A 17-year-old asylum-seeker from Russia was arrested Sunday in connection with an explosive device found near a busy subway station in Norway's capital that police defused before it detonated, authorities said. The youth was detained on suspicion of handling explosives, but investigators do not know if he planned to carry out an attack with the homemade device, Signe Aaling, chief prosecutor for Norway's PST security service, said. Aaling described the explosive as "a primitive improvised explosive device with limited damage potential," the AP reports. "PST is now working on finding his intentions and find out whether others are involved," she said. The explosive was found on the street just outside the Groenland subway station Saturday night.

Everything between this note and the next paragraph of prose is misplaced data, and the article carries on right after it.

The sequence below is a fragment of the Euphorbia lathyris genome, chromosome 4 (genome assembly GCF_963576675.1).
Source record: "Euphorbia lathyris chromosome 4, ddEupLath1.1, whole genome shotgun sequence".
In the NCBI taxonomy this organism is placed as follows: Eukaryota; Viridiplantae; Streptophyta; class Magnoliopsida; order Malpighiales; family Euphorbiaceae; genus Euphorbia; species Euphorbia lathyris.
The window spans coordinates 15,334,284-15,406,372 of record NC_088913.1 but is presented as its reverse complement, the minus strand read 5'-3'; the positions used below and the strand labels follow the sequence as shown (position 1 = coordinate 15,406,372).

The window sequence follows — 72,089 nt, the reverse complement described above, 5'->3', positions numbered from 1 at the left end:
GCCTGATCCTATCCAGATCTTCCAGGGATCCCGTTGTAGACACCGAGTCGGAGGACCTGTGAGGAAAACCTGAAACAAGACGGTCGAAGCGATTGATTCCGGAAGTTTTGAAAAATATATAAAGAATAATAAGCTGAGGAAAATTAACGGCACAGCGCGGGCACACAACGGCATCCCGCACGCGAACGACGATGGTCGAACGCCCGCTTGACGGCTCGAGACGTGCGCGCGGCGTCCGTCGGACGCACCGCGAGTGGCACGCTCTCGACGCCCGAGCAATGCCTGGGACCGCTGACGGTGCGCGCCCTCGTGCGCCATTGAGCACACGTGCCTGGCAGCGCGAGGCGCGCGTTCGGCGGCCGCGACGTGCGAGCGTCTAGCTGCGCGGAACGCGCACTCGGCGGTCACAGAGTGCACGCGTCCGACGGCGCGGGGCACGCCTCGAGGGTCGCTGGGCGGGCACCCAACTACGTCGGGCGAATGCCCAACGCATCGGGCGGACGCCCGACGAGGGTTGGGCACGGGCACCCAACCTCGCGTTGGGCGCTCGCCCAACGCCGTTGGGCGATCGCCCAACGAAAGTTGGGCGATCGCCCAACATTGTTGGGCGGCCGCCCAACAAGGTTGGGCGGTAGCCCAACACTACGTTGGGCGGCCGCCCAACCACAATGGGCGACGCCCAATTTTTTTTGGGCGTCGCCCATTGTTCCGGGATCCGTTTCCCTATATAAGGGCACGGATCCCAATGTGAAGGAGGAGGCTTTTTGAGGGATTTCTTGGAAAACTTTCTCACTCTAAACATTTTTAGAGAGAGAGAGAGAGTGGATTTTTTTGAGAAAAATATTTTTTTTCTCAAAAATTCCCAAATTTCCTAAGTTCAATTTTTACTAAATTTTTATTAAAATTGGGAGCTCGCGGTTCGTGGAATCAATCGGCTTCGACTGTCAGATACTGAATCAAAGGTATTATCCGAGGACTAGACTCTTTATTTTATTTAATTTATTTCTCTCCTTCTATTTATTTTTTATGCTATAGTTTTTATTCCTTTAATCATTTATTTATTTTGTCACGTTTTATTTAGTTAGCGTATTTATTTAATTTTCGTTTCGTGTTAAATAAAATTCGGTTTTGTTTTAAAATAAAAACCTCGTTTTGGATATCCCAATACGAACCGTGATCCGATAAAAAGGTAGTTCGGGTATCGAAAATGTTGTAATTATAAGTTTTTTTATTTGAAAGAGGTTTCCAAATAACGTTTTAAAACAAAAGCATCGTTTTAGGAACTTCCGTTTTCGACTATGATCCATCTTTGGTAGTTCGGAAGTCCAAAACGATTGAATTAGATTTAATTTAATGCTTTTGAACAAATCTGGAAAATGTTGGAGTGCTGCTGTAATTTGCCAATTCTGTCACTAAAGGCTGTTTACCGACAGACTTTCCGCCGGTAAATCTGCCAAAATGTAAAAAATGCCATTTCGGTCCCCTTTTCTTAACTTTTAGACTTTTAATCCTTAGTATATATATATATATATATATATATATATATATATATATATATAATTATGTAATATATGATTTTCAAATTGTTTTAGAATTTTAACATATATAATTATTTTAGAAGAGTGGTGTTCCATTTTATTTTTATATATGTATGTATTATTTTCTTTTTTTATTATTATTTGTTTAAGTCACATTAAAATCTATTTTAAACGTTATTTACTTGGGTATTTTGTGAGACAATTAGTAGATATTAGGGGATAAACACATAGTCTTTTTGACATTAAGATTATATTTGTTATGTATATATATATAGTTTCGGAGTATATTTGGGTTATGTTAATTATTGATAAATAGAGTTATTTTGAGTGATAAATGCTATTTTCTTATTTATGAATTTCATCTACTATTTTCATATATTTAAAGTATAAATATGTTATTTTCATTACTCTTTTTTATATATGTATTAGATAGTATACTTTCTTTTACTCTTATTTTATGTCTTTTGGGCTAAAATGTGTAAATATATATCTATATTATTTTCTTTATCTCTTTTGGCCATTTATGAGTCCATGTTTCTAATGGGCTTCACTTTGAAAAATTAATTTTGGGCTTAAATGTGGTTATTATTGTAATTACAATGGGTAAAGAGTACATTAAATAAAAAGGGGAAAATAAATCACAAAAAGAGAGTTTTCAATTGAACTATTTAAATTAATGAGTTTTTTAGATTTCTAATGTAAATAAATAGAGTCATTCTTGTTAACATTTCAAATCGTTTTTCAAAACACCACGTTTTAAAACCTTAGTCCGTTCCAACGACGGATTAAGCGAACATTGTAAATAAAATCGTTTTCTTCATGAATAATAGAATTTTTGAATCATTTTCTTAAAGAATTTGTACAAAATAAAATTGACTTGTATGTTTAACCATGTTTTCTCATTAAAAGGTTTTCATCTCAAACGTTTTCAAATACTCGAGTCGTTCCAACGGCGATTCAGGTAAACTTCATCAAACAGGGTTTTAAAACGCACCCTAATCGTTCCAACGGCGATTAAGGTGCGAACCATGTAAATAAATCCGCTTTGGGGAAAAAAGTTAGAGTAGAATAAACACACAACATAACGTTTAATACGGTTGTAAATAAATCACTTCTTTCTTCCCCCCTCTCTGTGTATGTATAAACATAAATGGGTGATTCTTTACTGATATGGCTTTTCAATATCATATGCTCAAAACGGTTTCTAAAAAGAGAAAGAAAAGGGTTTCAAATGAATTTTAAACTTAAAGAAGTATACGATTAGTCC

The youth was not identified, but security service head Benedicte Bjornland said Norwegian intelligence was aware of him. He is an asylum-seeker from Russia who arrived in Norway with his family in 2010, Bjornland said. Bjornland also alleged that the youth was part of "extreme Islamism" circles in Norway. He was arrested based on a tip from the public, Bjornland said without elaborating. "It is likely that that attacks in France, German, Great Britain, Russia and Sweden can create a copycat effect in Norway with people with Islamic sympathies," Bjornland said, listing the locations of extremist attacks that have devastated Europe in the last year. (The suspect in the recent attack in Sweden was a failed asylum-seeker from Uzbekistan.)